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Kusen

397. The flesh of the world

Of all the ideas in East Asian Buddhism, the hardest for us to take seriously is that the whole of reality is the Buddha’s true Dharma body. Or, in Dogen’s reading, all of reality is the Bodhisattva of Compassion.

But to take an idea seriously is not to take it literally.

What we’re dealing with here isn’t a concept, it’s a way of reconfiguring ourselves with the rest of creation, seen and felt as an alive whole. It’s hard for us, as it’s a right brain perspective in a left brain world.

This idea of all of reality being like a living body, whilst located within Chinese and Japanese culture, keeps recurring unexpectedly. For example, the modern French phenomenologist Merleau-Ponty talked about “the flesh of the world”, by which he meant the entanglement we have with all creation.

Which is a very helpful way of looking at things, because it helps us locate the place of suffering.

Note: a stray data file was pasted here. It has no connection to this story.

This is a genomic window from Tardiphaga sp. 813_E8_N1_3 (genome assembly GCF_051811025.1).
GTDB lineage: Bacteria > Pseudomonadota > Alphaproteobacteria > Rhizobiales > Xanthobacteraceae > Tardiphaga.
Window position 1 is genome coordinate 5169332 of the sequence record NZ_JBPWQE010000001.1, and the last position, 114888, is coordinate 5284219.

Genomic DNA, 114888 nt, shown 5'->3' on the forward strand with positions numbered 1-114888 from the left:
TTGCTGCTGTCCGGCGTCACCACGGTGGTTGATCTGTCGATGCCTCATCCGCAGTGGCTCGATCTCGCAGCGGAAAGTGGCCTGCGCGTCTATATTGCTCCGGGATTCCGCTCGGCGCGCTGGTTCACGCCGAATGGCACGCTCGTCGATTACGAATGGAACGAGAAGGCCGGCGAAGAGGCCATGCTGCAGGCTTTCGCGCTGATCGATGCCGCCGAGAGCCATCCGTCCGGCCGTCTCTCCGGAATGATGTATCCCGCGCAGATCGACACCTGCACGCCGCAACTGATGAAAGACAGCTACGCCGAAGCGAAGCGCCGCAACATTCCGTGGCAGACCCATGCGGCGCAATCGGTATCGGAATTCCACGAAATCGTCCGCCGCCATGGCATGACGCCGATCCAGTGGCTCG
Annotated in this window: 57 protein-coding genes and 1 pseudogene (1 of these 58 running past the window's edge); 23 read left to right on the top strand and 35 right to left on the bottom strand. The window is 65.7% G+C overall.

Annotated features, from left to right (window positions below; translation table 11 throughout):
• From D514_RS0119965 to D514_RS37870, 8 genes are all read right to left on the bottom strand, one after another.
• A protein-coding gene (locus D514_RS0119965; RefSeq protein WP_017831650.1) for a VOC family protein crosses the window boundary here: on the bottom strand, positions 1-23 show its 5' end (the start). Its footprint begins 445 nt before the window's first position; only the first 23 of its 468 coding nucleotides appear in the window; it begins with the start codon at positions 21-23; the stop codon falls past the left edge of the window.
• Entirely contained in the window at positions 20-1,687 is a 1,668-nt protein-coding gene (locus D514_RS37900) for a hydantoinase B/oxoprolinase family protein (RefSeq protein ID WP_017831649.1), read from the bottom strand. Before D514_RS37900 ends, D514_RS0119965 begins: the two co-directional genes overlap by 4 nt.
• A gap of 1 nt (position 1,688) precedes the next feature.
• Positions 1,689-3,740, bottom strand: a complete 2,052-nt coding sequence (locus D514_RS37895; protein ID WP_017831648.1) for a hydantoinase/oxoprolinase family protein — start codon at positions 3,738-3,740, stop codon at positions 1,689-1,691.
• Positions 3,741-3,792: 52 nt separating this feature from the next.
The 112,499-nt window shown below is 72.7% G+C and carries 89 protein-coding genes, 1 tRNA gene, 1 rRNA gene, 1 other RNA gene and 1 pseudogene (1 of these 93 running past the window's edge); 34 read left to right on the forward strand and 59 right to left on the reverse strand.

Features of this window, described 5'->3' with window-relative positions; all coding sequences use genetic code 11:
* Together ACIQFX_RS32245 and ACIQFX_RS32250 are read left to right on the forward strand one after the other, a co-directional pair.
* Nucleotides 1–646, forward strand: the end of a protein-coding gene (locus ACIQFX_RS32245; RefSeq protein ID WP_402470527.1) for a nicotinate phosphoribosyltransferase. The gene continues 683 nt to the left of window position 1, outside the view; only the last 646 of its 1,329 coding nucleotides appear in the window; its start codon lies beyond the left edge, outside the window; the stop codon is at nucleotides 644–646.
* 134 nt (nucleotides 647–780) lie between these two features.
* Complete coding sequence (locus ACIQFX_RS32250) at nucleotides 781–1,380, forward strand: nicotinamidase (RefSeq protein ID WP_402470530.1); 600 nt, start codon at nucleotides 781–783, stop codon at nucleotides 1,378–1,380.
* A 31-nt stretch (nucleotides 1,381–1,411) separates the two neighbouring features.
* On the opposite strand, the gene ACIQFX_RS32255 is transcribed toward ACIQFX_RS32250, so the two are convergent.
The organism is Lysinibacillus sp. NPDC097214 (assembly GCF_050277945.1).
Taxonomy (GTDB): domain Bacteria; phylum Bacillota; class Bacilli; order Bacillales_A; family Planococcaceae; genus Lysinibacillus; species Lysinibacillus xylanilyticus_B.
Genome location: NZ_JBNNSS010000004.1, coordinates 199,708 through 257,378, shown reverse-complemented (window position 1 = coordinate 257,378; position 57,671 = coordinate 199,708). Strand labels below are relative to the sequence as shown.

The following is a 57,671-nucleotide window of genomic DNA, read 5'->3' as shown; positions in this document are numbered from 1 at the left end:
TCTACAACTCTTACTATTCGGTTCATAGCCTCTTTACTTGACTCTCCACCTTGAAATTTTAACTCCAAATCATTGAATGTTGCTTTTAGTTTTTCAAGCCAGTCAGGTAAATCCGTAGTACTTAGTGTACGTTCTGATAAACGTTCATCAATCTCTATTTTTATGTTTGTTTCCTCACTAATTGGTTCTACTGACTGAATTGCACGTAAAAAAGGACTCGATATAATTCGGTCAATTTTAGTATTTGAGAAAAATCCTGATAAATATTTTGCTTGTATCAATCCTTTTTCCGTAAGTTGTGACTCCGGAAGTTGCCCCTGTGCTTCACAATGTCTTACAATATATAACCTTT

When we look at Buddhist ideas from the perspective of our individualistic culture, we want to locate suffering as something internal to the person, some unresolved psychological issues, an imbalance which can be rebalanced.

So the contrasting idea derivable from Merleau-Ponty of the “Flesh of the world” being cut by the mirror of the self and that being the location of suffering, is very helpful as an antidote to that unconscious individualism.

And it’s particularly helpful as you can take from it that all the peculiar language of Mahayana Buddhism is an attempt to stitch together and to heal that fundamental wound.

Hence we get odd language; stillness which isn’t still; silence, which isn’t the absence of noise, and space, which isn’t the absence of things.  Again not conceptual language, not something to construct a world, but rather something to revitalize and reimagine ourselves within a world—within a world which is alive and whole and active and differentiated. As a body is.

The language that we use is an expedient means to stitch this wound together.

Whether the wound is stitched together or not, there always remains a scar.

The voices which  speak from the position of the scar are our Ancestors.